The later-produced and more famous version of the list was compiled in 1994 by Peter Anspach (hence it is occasionally titled "Peter's Evil Overlord List") based on informal discussions at conventions and on online bulletin boards in the early 1990s,[10] and has subsequently become one of the best-known parodies of bad SF/F writing, frequently referenced online. It was originally The Top 100 Things I'd Do If I Ever Became an Evil Overlord, but grew to include over 100 entries.[citation needed]

Anspach and Butler acknowledge the existence of each other's lists, and state that their two lists have been so cross-pollinated over the years as to become effectively identical.[citation needed]

The Evil Overlord List has led to spin-offs, including lists for stock characters including (but not limited to) heroes, henchmen, sidekicks, the Evil Overlord's Accountant, and Starfleet captains.[11]


In Australia, a minor literary scandal erupted in 1997 when it emerged that award-winning author Helen Darville plagiarised this list for her regular column in Brisbane's Courier-Mail newspaper, which led to her being fired.[12][13]

Teresa Nielsen Hayden, noted author and lecturer, uses an expanded version of the list in her lectures on writing science fiction. She recommends selecting five random clichés from the list, and using them, or their reverse ("Say you've drawn A-34, 'I will not turn into a snake. It never helps.' You can have a character turn into a snake and find it doesn't help, or do it and find it very useful indeed") as the basis for a plot.[14]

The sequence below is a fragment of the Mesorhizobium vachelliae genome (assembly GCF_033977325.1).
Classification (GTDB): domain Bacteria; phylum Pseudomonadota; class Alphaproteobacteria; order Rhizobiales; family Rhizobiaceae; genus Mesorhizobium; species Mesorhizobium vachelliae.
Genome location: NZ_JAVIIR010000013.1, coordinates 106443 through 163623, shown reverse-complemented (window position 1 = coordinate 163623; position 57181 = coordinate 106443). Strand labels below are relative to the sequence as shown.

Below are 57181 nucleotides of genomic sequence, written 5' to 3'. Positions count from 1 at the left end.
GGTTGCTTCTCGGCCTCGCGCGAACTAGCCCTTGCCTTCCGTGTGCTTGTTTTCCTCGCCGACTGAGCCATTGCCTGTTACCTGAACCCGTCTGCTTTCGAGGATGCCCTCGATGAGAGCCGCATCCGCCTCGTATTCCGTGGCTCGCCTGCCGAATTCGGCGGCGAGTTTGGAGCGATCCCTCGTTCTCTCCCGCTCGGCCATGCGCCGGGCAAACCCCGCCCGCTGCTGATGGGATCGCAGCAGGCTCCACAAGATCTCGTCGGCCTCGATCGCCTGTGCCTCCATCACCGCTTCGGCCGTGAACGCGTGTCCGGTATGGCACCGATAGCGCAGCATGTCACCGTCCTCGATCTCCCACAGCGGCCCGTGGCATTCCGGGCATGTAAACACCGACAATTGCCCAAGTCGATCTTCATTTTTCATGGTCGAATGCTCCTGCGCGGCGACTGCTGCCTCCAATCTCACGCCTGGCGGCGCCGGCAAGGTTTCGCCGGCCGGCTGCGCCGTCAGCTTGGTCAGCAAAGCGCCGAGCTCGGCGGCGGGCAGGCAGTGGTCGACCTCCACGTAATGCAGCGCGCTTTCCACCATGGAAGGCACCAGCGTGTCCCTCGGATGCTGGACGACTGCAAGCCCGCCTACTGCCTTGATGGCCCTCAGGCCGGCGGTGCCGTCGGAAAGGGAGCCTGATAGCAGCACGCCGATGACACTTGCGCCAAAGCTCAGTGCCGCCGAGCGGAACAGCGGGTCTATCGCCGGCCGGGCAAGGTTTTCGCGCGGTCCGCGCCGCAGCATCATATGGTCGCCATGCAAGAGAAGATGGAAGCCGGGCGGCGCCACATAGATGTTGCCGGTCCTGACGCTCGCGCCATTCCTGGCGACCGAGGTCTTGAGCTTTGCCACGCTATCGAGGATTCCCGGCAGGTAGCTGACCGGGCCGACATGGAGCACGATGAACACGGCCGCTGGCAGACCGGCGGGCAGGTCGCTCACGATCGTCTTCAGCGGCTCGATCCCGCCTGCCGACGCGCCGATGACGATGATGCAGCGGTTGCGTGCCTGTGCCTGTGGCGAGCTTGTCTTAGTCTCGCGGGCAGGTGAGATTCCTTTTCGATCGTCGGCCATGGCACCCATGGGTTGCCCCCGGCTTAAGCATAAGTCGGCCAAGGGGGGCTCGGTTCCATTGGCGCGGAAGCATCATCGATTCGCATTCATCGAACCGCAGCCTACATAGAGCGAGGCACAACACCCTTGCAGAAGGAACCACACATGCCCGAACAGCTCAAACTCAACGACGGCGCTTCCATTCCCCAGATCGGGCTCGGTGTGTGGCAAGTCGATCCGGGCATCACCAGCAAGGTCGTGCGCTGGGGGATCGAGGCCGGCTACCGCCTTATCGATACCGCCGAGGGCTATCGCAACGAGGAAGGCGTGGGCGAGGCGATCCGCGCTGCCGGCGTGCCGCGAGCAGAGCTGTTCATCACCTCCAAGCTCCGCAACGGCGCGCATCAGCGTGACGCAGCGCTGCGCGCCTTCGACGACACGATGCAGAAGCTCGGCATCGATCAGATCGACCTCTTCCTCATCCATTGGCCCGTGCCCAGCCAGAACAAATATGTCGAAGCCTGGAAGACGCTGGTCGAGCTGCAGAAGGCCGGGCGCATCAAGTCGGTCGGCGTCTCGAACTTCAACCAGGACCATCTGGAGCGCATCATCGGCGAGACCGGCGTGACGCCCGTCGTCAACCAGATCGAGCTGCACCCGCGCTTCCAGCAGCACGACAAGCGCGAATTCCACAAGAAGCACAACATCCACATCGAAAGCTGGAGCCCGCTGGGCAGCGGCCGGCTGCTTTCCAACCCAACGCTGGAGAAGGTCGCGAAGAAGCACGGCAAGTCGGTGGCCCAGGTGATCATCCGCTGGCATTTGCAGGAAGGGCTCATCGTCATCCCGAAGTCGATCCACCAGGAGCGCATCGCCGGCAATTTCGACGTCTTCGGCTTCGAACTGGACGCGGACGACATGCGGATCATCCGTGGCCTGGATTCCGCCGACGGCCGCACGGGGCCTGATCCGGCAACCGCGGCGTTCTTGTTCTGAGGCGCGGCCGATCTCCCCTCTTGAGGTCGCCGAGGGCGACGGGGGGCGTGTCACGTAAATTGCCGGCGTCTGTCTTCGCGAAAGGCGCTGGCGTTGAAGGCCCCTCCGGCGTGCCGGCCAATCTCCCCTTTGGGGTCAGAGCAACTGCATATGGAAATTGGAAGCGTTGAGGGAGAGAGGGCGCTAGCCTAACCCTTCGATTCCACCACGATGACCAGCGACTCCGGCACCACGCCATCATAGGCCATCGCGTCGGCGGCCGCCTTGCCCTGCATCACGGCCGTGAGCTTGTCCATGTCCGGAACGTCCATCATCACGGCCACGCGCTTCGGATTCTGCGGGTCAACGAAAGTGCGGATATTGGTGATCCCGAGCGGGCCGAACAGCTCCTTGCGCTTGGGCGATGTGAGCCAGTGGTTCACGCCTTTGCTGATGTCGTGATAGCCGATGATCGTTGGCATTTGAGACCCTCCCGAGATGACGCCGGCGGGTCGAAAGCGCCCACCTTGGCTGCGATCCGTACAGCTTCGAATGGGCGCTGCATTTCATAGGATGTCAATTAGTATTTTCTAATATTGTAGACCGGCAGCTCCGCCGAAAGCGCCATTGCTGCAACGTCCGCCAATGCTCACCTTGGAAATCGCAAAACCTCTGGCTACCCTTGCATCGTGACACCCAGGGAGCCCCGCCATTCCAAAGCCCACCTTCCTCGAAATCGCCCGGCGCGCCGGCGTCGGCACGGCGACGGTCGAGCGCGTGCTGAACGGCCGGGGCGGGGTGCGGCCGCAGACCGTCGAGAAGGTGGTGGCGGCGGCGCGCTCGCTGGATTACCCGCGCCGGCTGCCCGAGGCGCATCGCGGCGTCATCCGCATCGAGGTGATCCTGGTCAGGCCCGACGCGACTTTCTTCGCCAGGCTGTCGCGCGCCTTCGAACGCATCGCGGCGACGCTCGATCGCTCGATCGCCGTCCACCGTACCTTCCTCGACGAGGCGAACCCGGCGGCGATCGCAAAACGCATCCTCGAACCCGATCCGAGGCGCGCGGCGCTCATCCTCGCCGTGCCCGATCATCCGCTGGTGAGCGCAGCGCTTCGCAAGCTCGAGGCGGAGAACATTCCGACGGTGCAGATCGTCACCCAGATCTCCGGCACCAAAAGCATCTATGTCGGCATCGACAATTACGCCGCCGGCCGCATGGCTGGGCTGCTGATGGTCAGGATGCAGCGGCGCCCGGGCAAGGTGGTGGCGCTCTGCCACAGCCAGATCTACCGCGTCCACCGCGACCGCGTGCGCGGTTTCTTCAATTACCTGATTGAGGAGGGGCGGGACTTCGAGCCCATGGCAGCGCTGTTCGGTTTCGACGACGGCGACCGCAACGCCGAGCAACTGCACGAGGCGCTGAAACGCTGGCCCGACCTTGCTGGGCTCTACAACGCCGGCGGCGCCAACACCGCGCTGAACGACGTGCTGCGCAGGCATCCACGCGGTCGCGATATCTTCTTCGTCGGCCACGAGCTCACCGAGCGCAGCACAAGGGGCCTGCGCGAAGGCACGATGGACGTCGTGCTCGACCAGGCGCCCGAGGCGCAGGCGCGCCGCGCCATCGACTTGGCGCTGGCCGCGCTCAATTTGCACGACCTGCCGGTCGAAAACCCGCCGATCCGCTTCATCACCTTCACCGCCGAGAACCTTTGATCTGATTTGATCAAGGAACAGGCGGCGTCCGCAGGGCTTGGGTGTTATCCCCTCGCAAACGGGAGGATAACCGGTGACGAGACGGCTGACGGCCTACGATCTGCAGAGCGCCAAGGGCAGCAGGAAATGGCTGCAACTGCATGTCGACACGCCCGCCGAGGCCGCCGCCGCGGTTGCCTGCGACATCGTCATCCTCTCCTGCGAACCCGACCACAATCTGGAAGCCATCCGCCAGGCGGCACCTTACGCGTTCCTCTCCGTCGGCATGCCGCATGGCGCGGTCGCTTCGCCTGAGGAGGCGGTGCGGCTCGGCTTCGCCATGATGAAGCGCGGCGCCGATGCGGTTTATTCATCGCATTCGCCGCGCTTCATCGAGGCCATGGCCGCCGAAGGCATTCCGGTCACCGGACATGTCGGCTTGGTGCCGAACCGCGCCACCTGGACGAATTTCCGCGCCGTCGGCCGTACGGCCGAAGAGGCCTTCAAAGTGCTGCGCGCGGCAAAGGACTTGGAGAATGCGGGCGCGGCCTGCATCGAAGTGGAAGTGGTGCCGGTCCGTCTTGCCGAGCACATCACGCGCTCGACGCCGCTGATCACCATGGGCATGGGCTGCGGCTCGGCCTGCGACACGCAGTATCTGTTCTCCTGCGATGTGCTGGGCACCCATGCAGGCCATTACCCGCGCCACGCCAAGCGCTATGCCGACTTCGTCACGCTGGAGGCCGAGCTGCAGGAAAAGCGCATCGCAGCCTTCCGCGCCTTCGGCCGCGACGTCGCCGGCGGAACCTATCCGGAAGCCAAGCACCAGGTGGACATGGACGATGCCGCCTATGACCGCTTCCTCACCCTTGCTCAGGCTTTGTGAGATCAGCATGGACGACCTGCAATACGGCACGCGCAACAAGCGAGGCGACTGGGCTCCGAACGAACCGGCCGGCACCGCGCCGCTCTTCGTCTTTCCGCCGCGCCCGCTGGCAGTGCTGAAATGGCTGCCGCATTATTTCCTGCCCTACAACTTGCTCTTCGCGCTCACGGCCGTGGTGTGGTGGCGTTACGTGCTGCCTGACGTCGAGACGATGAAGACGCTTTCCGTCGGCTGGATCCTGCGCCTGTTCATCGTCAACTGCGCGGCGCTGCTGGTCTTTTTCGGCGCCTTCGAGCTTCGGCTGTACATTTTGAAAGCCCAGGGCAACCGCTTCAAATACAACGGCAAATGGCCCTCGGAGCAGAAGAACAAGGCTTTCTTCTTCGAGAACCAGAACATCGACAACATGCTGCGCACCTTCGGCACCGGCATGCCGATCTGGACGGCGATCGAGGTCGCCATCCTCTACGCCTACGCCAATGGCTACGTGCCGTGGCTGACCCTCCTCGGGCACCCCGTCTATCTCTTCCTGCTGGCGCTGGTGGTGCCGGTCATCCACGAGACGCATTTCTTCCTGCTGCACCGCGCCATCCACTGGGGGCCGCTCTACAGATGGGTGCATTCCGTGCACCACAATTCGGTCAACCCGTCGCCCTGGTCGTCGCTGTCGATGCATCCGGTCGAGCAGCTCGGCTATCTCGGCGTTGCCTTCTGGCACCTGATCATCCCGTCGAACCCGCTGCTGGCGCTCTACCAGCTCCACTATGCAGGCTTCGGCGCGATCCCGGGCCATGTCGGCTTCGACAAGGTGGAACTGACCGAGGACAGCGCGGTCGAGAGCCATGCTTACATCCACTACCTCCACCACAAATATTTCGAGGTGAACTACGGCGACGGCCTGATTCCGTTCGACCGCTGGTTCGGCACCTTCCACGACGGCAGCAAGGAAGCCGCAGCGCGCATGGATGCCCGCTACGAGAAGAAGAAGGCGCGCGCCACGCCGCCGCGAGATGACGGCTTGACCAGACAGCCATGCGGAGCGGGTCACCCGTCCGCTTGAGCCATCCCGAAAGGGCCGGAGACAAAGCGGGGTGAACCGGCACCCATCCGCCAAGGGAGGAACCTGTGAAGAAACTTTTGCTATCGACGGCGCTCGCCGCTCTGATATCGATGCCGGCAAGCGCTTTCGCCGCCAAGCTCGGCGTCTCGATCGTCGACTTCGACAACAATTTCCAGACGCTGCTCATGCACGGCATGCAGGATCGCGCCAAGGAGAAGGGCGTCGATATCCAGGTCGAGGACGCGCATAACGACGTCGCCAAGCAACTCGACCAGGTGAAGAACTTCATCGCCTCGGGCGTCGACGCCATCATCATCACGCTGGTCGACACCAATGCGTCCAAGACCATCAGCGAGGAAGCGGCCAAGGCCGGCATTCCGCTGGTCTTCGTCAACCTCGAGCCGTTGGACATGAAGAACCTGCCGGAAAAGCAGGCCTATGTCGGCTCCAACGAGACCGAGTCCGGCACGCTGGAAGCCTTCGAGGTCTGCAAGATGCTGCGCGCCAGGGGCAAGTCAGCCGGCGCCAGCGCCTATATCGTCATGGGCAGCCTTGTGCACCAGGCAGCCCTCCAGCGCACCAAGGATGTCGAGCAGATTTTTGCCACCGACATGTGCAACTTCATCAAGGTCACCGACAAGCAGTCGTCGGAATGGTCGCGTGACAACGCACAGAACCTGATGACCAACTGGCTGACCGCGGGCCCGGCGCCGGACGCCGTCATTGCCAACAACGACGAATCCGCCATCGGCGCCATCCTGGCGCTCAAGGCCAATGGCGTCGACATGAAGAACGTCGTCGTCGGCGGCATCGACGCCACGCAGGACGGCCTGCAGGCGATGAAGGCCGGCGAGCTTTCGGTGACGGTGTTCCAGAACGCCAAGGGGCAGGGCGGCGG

1. ^ a b c d e "Dark Lord" in The Encyclopedia of Fantasy (eds. John Clute & John Grant: First St. Martin's Griffin ed.: 1999), p. 250.
  2. ^ Lense, Edward (1976). "Sauron and Dracula". Mythlore. 4 (1). article 1. Archived from the original on 2020-09-18. Retrieved 2020-05-31.
  3. ^ Hood, Gwenyth (1987). "Sauron and Dracula". Mythlore. 14 (2 (52)): 11–17, 56. Archived from the original on 2020-09-19. Retrieved 2020-05-31.
  4. ^ Reagin, Nancy R.; Liedl, Janice (October 15, 2012). Star Wars and History. Hoboken, New Jersey: Wiley. pp. 32, 144. ISBN 9781118285251. Retrieved August 30, 2013.
  5. ^ "Star Wars: Attack of the Clones". Time. New York City: Meredith Corporation. April 21, 2002. Archived from the original on June 5, 2002. Retrieved December 13, 2009. The people give their democracy to a dictator, whether it's Julius Caesar or Napoleon or Adolf Hitler. Ultimately, the general population goes along with the idea ... That's the issue I've been exploring: how did the Republic turn into the Empire?
  6. ^ Mandelin, Clyde (13 April 2018). "Legends of Localization: Tricky Translations #1: Maou & Daimaou". Legends of Localization. Retrieved 14 April 2018.
  7. ^ David Colbert, The Magical Worlds of Philip Pullman (Penguin, 2006).
  8. ^ William Indick, Movies and the Mind: Theories of the Great Psychoanalysts Applied to Film (McFarland, 2004), p. 82.
  9. ^ Alice Mills, "Archetypes and the Unconscious in Harry Potter and Diana Wynne Jones's Fire and Hemlock and Dogsbody, in Reading Harry Potter: Critical Essays. Contributions to the Study of Popular Culture, No. 78. Ed. Giselle Liza Anatol (Praeger: 2003), p. 8.
  10. ^ Anspach, Peter. "Peter's Evil Overlord List". Retrieved September 26, 2006.
  11. ^ "Stupid Plot Tricks - The Evil Overlord Devises a Plot". Archived from the original on 2007-09-30. Retrieved 2006-12-14.
  12. ^ Greason, David (15 February 1997). "TZADIK". The Australia/Israel & Jewish Review. Archived from the original on 12 October 2006. Retrieved 26 September 2006.
  13. ^ "Editor dumps Darville". The Australian. 5 February 1997. p. 3.
  14. ^ "The Evil Overlord Devises a Plot" Archived 2007-09-30 at the Wayback Machine Excerpted from Teresa Nielsen Hayden lecture on Stupid Plotting Tricks